Wasn’t it better when you were just a first level wizard, agonizing over whether to throw a TTYF for 16 whole points of damage on that charging monster, and then hope the party can protect you until the combat is over, or whether to vorpal the blade of the best warrior and possibly strike a few blows of your own with the quarterstaff?

The truth is that we as human beings gain just as much pleasure from making small decisions and gaining small victories as we do from making earth-shattering decisions and saving the world. We are each our own world, and when you manage to elude that horde of MR-5 rats and scramble to safety, it is as good or better than causing the earth to open and swallow 20,000 attacking Ores. The first is just a personal triumph; the second example is history. But what do you as a person relate to more – personal triumphs or history?

There is no doubt that the longer you continue to role-play, the better a role-player you will become, and the more effective your character will be during the game. But when you can effortlessly wave your hand and destroy that hulking troll, the satisfaction is gone from the game. When you had to think fast, dodge, rig a landslide, lure it into a pit, the challenge and thus the fun was greater.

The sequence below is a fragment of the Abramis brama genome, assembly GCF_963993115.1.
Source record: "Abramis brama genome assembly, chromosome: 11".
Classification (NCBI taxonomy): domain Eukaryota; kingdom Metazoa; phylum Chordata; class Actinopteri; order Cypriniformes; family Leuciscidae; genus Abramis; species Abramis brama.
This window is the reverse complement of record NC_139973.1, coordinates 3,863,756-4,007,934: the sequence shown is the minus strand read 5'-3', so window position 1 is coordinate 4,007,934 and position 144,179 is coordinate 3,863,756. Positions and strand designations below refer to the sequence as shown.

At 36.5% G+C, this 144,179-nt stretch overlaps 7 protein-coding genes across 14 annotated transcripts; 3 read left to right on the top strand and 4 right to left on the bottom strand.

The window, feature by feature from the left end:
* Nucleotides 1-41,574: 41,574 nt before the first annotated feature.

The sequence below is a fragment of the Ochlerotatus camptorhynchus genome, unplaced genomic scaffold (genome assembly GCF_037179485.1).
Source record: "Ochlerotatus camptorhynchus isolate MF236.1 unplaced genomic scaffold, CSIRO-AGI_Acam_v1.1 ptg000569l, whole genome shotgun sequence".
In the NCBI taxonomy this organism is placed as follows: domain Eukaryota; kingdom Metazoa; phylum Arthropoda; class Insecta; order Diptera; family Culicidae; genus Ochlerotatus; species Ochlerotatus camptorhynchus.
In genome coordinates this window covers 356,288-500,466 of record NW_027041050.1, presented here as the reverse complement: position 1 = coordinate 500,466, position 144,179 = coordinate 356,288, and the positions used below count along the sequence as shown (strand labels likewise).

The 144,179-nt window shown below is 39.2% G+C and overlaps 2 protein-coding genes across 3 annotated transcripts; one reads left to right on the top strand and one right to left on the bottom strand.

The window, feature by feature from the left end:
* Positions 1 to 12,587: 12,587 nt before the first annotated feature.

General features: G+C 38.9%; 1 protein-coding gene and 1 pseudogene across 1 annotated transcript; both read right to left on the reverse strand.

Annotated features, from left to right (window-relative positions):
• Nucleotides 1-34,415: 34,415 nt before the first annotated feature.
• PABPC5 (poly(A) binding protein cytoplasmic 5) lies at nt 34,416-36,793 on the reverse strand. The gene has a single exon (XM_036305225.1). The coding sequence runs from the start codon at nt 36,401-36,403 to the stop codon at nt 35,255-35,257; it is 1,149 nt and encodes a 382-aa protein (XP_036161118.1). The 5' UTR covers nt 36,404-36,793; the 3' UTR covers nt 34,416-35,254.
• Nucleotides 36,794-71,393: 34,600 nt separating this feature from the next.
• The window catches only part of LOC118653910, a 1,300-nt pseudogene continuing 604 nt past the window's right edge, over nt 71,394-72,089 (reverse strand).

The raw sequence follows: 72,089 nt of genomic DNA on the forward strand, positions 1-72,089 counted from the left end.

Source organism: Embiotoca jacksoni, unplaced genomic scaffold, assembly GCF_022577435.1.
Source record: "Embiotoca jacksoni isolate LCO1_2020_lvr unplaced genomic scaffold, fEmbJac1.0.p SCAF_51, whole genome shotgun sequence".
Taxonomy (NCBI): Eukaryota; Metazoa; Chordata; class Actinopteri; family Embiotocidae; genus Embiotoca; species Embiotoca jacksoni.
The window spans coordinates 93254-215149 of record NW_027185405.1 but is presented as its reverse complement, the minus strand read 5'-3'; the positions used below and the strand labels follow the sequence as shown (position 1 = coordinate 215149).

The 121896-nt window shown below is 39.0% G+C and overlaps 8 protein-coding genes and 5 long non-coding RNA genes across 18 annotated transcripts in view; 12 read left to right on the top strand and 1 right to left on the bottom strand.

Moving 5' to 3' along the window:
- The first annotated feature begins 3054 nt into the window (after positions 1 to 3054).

The Black Dog People probably looked like this.

Which brings me to my point – low level games are more fun than high level games. Being powerless and fighting for your life is more of a thrill than being godlike and annihilating the opponent. High level games turn into bragging contests, where players and Game Masters try to top each other with one super feat after another. Low level adventures are more the kind of thing you could see yourself actually participating in.

And that is why, in over 25 years of role-playing, I have never actually developed a character higher than 9th level. High level characters are like gods, and if I need a god, I’ll make one up (Gristlegrim, Lerotra’hh) when I’m the Game Master. Or. I’ll ask the current G.M. to do a divine intervention.

Then again, if a beginning character dies, you can always roll up a new one – no great loss! But if a high level character gets toasted, then you lose months or years of role-playing labor. No wonder AD&D allows practically unlimited resurrection of dead characters. It’s a power trip, and once you accumulate a fair amount of power, you really hate to lose it.